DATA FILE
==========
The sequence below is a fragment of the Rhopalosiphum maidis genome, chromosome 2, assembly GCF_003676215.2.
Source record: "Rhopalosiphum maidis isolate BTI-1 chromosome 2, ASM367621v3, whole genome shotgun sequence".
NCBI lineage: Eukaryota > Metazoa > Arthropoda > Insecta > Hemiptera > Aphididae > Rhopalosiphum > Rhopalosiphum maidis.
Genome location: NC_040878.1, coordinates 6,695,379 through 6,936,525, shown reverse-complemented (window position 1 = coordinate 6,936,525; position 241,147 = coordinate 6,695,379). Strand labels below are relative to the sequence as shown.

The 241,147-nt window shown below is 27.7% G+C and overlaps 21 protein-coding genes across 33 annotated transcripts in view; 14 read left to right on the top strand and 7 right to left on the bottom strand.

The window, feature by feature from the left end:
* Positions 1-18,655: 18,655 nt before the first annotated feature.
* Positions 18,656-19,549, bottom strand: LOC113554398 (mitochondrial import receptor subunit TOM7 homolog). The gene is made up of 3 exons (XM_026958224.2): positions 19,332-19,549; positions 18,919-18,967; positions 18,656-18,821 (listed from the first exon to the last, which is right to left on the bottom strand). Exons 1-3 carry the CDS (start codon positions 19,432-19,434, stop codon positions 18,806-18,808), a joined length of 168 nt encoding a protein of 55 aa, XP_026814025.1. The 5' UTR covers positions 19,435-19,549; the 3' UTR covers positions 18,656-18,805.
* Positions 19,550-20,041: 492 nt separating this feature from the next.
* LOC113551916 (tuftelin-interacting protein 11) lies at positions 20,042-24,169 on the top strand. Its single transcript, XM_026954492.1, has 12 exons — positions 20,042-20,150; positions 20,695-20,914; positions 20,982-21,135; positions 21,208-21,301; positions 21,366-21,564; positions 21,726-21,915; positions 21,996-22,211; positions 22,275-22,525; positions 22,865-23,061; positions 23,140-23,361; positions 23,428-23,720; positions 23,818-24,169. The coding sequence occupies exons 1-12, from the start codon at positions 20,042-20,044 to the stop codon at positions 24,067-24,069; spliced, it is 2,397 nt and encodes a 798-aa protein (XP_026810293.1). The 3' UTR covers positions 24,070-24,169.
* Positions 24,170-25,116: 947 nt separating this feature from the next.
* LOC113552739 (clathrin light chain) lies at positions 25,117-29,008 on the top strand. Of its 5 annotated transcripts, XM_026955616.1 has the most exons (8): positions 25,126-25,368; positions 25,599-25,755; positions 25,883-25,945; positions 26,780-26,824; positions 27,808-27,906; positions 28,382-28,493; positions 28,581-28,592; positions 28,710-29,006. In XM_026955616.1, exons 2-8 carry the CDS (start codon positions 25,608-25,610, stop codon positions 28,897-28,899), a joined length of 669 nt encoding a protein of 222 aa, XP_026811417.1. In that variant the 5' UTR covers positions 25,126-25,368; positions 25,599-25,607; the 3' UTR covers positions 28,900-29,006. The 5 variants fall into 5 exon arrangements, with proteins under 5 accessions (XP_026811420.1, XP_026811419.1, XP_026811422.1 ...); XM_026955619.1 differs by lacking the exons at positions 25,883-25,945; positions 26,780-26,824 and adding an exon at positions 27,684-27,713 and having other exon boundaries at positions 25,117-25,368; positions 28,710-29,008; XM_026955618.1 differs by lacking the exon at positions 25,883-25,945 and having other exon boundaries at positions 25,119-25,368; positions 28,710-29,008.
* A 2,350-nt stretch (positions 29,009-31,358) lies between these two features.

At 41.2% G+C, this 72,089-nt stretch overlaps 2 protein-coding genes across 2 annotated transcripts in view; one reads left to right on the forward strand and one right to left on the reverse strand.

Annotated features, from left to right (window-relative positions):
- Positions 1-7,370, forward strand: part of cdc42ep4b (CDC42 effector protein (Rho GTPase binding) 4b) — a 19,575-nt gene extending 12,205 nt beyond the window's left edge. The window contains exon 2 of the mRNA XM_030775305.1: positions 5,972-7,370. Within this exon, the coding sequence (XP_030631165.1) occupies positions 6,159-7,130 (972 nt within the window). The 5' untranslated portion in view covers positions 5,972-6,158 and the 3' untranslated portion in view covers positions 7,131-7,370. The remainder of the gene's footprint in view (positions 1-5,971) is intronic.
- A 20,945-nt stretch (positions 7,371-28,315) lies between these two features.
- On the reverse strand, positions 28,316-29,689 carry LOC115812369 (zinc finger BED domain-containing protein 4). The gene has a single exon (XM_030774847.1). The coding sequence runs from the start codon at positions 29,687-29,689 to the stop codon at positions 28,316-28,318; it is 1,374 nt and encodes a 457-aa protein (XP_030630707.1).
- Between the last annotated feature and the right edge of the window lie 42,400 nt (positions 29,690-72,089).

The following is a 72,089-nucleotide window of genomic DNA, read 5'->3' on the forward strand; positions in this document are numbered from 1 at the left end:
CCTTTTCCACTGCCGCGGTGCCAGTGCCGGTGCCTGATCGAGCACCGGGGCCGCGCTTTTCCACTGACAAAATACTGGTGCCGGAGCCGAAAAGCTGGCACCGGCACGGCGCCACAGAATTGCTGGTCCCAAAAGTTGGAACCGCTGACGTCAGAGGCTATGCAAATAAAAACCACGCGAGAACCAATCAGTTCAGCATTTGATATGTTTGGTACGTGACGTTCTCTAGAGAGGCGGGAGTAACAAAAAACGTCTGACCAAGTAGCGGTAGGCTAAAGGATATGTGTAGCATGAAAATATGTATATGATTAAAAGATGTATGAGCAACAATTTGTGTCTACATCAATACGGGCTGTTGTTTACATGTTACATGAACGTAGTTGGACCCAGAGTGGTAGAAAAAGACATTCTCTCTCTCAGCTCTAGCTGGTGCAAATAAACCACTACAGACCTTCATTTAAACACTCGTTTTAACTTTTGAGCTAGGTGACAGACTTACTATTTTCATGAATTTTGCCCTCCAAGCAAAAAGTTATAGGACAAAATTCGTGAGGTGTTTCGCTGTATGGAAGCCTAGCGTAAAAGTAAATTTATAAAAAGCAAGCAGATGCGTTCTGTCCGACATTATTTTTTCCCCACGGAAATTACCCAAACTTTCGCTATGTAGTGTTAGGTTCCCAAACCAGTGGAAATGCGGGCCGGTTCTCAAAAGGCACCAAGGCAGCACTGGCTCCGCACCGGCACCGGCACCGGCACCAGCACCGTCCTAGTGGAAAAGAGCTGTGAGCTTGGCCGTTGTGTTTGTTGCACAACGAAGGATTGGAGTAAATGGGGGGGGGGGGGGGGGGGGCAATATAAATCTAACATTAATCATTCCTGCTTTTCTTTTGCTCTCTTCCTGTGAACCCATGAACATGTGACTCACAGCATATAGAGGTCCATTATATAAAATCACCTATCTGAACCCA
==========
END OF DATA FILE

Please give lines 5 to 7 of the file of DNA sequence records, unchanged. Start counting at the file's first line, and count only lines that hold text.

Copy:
The 241,147-nt window shown below is 27.7% G+C and overlaps 21 protein-coding genes across 33 annotated transcripts in view; 14 read left to right on the top strand and 7 right to left on the bottom strand.

The window, feature by feature from the left end:
* Positions 1-18,655: 18,655 nt before the first annotated feature.